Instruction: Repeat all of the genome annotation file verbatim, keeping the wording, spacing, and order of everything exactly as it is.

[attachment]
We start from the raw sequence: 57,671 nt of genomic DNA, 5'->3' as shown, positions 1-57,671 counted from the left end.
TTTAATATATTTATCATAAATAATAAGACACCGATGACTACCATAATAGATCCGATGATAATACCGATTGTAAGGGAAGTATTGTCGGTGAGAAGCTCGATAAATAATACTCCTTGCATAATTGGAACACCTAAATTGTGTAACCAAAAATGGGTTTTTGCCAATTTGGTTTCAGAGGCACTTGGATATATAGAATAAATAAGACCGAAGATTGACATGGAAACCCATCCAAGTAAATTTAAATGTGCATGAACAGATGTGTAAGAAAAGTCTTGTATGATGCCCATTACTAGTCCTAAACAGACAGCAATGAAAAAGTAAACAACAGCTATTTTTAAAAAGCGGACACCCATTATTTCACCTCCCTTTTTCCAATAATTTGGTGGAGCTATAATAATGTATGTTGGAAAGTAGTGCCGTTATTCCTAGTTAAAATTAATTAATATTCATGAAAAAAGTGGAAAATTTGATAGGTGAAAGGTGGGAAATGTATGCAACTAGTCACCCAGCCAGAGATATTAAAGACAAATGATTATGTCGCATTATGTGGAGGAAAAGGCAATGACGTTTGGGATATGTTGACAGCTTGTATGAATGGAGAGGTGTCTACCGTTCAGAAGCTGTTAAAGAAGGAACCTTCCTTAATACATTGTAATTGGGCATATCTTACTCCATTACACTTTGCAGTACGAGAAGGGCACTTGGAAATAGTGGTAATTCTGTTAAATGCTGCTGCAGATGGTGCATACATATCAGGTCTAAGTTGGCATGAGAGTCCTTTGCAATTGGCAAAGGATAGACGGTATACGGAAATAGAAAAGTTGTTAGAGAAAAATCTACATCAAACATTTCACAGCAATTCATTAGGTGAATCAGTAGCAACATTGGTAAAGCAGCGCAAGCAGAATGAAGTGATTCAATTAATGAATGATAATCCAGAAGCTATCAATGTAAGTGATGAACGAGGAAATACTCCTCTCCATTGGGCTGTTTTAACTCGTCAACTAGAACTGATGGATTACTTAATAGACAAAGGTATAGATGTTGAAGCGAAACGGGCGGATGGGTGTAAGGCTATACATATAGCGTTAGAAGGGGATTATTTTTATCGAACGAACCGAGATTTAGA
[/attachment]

We start from the raw sequence: 57,671 nt of genomic DNA, 5'->3' as shown, positions 1-57,671 counted from the left end.
TTTAATATATTTATCATAAATAATAAGACACCGATGACTACCATAATAGATCCGATGATAATACCGATTGTAAGGGAAGTATTGTCGGTGAGAAGCTCGATAAATAATACTCCTTGCATAATTGGAACACCTAAATTGTGTAACCAAAAATGGGTTTTTGCCAATTTGGTTTCAGAGGCACTTGGATATATAGAATAAATAAGACCGAAGATTGACATGGAAACCCATCCAAGTAAATTTAAATGTGCATGAACAGATGTGTAAGAAAAGTCTTGTATGATGCCCATTACTAGTCCTAAACAGACAGCAATGAAAAAGTAAACAACAGCTATTTTTAAAAAGCGGACACCCATTATTTCACCTCCCTTTTTCCAATAATTTGGTGGAGCTATAATAATGTATGTTGGAAAGTAGTGCCGTTATTCCTAGTTAAAATTAATTAATATTCATGAAAAAAGTGGAAAATTTGATAGGTGAAAGGTGGGAAATGTATGCAACTAGTCACCCAGCCAGAGATATTAAAGACAAATGATTATGTCGCATTATGTGGAGGAAAAGGCAATGACGTTTGGGATATGTTGACAGCTTGTATGAATGGAGAGGTGTCTACCGTTCAGAAGCTGTTAAAGAAGGAACCTTCCTTAATACATTGTAATTGGGCATATCTTACTCCATTACACTTTGCAGTACGAGAAGGGCACTTGGAAATAGTGGTAATTCTGTTAAATGCTGCTGCAGATGGTGCATACATATCAGGTCTAAGTTGGCATGAGAGTCCTTTGCAATTGGCAAAGGATAGACGGTATACGGAAATAGAAAAGTTGTTAGAGAAAAATCTACATCAAACATTTCACAGCAATTCATTAGGTGAATCAGTAGCAACATTGGTAAAGCAGCGCAAGCAGAATGAAGTGATTCAATTAATGAATGATAATCCAGAAGCTATCAATGTAAGTGATGAACGAGGAAATACTCCTCTCCATTGGGCTGTTTTAACTCGTCAACTAGAACTGATGGATTACTTAATAGACAAAGGTATAGATGTTGAAGCGAAACGGGCGGATGGGTGTAAGGCTATACATATAGCGTTAGAAGGGGATTATTTTTATCGAACGAACCGAGATTTAGA